Suitable medications to include in a first aid kit

When preparing your first aid kit, always bear in mind that it should be suitable for the family. Depending on the degree of injuries expected, you must also include wraps and splints for broken bones or sprains. It also puts some individuals in a standstill whether to include medications or not.

Should I include medications or not?

Most of us forget about medications when preparing a first aid kit, even though there are several drugs found in the medicine cabinet.

Remember that just because there are medications in the cabinet does not mean that they should also be included in the kit. Whether or not you want to include drugs in the kit depend on how they are going to be used.

Maintaining a first aid kit

Placing medications in a first aid kit requires maintenance. Take note that medications have expiration dates. If the drugs are not checked regularly and those that are expired are not replaced, there is a risk for a drug not to work properly if needed.

Always check the kit when replacing batteries on other devices. The ideal rule of thumb is to perform both when changing batteries at least 2 times in a year.

Combination drugs

First aid kit

If the drugs are not checked regularly and those that are expired are not replaced, there is a risk for a drug not to work properly if needed.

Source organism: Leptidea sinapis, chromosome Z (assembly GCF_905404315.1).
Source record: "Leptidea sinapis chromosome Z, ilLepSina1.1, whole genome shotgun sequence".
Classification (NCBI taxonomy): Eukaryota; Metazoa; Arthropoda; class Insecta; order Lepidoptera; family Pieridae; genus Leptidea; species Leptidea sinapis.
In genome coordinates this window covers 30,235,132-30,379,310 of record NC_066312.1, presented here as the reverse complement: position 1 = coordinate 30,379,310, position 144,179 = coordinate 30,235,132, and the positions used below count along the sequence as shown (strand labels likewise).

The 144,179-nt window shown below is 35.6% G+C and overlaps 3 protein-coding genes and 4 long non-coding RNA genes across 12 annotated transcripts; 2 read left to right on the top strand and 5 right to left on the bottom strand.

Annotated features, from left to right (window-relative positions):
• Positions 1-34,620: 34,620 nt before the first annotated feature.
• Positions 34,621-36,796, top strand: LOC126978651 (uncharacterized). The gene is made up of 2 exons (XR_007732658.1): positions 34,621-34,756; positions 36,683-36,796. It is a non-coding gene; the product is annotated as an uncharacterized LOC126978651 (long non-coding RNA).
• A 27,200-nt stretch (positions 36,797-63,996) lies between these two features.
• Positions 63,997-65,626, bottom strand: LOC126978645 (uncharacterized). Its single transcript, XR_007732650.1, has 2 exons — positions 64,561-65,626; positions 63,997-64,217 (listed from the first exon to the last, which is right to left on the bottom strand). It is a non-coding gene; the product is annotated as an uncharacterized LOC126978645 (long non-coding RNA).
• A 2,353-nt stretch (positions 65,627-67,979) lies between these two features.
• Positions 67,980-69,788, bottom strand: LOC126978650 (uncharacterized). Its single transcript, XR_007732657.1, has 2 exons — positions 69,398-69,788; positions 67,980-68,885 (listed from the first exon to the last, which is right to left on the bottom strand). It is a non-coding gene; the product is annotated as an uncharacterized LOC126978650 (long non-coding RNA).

When stocking a kit or medicine cabinet, avoid adding combination drugs. Remember that if a drug is labeled to treat more than one symptom, it usually contains more than one active ingredient. Carefully read the labels and check for drugs that only contain a single active ingredient.

Non-steroidal anti-inflammatory drugs (NSAIDs)

These class of medications include aspirin, naproxen and ibuprofen. All these are available over-the-counter and can relieve pain and reduce fever. Just remember that these are known to trigger stomach upset in some individuals.

Ibuprofen is the safest to be given to all ages which works by relieving muscle pain and reduces fever. As for naproxen, it is strong on the stomach but a potent pain medication that lasts for up to 12 hours. As for aspirin, it thins out the blood and cause bleeding issues. It is not suitable for children due to its link to Reye’s syndrome.

Acetaminophen

This medication works by reducing fever and pain without minimizing the inflammation. It simply means that it does not actually help with the redness or swelling from an injury. Additionally, acetaminophen is known to be hard on the liver.

Lidocaine or benzocaine

The topical anesthetics such as lidocaine or benzocaine are directly applied on the skin surface or mucous membranes to provide a numbing effect as well as minimize the pain. They are useful as quick treatment for toothaches, minor scrapes and insect bites.

Allergy medications

Diphenhydramine is a commonly used allergy medication that provides relief for all types of reactions. This must be included in a first aid kit. One side effect of this medication is drowsiness. Loratidine is an allergy medication that can be used by those who do not want to end up drowsy.

Meclizine

This is one of the latest nausea medications that is available over-the-counter. It is useful for non-medical causes of motion sickness.

Loperamide

When it comes to digestive issues, it is important to include diarrhea medications in your first aid kit. An active ingredient in most diarrhea medications in the market is loperamide.

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